Ever since the England team managed by Sir Alf Ramsay won the World Cup on home soil in 1966, the general expectation among the population of winning it again has been naive. It is in some ways what helps to sculpt the sports stars of tomorrow in this country. They grow up in a very media-driven society that cherishes victory as much as it loaths defeat.

Every four years the expectation of winning another World Cup rises. Yet that doesn’t neccessarily mean that the chances of winning the Jules Rimet trophy have improved, in actual fact the team fielded this year is worse than that selected for the previous three tournaments. It is almost a desperate hope that anyone can envisage England winning the cup this year after two successive bore score draws in the opening games.

Italia ’90 has been labelled by many as the best chance the national team has had of bringing national glory home since the Geoff Hurst hat-trick at the Old Wembley against West Germany. In 1990, a team fronted by Gary Lineker made it to the semi finals and played a regimental Germany side. In true World Cup style the match went to a penalty shootout after a cagey performance from both teams that finished one a piece after extra time.

The Germans unsurprisingly conducted the shootout in a matter only they can be associated with, scoring all four of their spot kicks. England, accompanied by Chris Waddle and Ian Pearce, wilted under the Italian sunlight missing their respective penalties putting an end to another expectant World Cup campaign.

Currently all of the England players selected in this year’s World Cup turnout respectively for different Premier League teams. This may be a fantastic advert for English football and the Premier League in this country, however the emphasis on grassroots football is still lacking. The top league in England is also recognised as the top league in the world and is by far the most lucrative. The truly irresistable reward of inflated wages and global exposure that only the Premier League can offer means that quite literally everyone wants to play in England’s top flight.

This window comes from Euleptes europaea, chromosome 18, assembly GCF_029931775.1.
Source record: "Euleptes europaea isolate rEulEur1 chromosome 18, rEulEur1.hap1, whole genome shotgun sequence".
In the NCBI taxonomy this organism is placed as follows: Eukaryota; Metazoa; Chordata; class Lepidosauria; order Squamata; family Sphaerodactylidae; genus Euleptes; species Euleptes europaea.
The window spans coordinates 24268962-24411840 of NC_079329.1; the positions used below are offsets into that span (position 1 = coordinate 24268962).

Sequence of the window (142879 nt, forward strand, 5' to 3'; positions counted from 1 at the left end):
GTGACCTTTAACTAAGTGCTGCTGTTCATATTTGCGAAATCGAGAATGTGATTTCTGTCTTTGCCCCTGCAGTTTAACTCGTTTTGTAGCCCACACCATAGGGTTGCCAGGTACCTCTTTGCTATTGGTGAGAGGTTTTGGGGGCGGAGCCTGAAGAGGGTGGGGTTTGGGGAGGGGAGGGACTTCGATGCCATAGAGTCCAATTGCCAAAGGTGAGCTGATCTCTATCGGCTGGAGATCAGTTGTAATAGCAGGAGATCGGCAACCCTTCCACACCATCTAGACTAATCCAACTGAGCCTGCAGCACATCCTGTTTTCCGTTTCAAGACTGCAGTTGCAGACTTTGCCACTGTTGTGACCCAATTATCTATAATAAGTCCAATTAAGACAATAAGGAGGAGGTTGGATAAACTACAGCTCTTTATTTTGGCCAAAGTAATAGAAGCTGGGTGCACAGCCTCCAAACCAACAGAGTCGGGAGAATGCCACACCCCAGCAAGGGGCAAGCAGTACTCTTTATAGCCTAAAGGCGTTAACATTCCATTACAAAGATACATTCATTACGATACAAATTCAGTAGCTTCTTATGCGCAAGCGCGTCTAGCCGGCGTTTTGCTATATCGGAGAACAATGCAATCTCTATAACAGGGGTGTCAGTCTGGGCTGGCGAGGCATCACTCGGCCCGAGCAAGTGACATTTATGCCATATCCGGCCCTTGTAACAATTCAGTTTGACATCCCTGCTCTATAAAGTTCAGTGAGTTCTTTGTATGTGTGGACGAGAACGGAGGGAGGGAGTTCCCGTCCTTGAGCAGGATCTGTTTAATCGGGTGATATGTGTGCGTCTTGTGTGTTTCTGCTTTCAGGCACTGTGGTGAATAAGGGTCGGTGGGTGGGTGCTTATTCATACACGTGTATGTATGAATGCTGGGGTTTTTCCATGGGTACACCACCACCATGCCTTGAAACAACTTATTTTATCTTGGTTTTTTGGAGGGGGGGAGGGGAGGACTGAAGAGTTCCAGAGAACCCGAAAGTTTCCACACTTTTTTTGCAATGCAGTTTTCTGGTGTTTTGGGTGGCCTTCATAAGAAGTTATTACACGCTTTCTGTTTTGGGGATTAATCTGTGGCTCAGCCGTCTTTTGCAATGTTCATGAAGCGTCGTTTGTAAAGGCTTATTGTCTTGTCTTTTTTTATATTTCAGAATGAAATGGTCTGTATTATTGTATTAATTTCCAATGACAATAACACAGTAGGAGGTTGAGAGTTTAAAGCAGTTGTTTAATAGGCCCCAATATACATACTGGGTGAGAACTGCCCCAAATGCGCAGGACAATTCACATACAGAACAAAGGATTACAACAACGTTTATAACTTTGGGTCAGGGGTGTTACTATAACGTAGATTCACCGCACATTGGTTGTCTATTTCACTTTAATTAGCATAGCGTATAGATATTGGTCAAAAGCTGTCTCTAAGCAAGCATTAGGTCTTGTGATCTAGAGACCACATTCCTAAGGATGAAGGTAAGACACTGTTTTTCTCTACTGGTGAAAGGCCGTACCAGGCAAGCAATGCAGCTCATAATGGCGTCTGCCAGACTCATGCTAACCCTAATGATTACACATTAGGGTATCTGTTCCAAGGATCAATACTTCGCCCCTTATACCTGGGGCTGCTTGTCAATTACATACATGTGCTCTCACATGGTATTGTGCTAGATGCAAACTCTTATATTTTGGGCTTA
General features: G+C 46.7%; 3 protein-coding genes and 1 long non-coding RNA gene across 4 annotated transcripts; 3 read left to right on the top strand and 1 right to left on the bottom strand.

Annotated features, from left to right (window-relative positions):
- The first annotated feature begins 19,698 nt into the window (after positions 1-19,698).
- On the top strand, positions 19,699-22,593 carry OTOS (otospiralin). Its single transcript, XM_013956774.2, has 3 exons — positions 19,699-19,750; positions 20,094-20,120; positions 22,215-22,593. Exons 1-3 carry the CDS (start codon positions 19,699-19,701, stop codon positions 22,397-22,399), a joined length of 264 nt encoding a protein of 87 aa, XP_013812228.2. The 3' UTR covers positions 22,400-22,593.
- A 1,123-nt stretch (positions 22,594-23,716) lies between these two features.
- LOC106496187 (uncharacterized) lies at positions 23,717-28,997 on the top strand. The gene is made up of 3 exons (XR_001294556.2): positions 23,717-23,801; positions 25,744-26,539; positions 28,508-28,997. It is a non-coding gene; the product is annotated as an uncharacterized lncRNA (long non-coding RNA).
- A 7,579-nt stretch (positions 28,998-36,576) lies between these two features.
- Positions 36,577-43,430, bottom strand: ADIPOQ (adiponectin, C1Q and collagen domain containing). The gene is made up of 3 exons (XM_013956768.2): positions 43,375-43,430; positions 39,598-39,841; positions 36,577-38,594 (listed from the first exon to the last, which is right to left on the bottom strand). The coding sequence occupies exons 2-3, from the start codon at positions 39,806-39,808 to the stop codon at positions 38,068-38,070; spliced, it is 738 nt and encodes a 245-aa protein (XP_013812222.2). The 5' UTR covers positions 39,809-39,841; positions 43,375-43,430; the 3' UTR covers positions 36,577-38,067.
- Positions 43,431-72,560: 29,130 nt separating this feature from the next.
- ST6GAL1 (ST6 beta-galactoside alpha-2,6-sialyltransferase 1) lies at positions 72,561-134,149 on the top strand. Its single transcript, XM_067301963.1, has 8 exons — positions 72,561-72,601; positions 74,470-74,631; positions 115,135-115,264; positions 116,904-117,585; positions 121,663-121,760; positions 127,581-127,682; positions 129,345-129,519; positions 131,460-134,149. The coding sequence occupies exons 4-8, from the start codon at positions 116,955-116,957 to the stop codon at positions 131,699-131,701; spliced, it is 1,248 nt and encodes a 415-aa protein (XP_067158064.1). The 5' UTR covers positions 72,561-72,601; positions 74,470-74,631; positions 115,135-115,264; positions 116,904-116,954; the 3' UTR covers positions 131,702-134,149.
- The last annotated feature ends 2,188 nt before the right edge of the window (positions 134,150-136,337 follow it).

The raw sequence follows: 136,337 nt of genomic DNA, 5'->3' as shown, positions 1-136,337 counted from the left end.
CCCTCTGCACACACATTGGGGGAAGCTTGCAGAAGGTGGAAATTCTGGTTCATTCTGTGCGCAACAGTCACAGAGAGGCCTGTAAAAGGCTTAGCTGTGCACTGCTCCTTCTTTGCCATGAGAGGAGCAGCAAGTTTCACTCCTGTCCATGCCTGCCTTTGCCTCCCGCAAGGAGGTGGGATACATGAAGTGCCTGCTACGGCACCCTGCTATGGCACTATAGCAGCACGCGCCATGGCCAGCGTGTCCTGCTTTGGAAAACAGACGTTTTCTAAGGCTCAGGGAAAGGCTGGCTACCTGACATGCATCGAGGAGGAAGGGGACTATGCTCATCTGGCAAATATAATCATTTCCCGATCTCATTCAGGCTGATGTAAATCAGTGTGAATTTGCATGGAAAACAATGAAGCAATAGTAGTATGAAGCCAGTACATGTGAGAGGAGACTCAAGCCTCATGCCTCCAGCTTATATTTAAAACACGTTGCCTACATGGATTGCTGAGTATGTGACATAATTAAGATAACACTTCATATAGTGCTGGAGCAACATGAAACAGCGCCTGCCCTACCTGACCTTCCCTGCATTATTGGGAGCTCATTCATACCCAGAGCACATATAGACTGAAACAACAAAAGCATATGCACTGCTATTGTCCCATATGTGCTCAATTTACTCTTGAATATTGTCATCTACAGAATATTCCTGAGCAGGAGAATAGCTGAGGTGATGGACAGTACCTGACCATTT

These strong incentives that encourage an influx of foreign players to the highest division in the country can be both valuable and detrimental at the same time. They are valuable because of the entertainment factor only the Premier League can provide for spectators, and the additional competition for domestic players. The detrimental effect is that clubs will pay millions of pounds on players and then further thousands in bonuses so that a particular player signs for them.

The monetary policy the Premier League’s sugar daddies have enacted over the last decade means that instead of priming young English players to become stars of the future, the stars of now are foreign and bought for gigantic sums of money. Procedure such as this creates a financial bubble that is only sustainable through bad debt and does not ensure a football club long-term safety.

Until the Premier League or the Football Association propose a ruling that prevents a club fielding more than 50% of foreign players in their starting line-up, emphasis will still remain on entertainment rather than safeguarding the domestic starlets of tomorrow.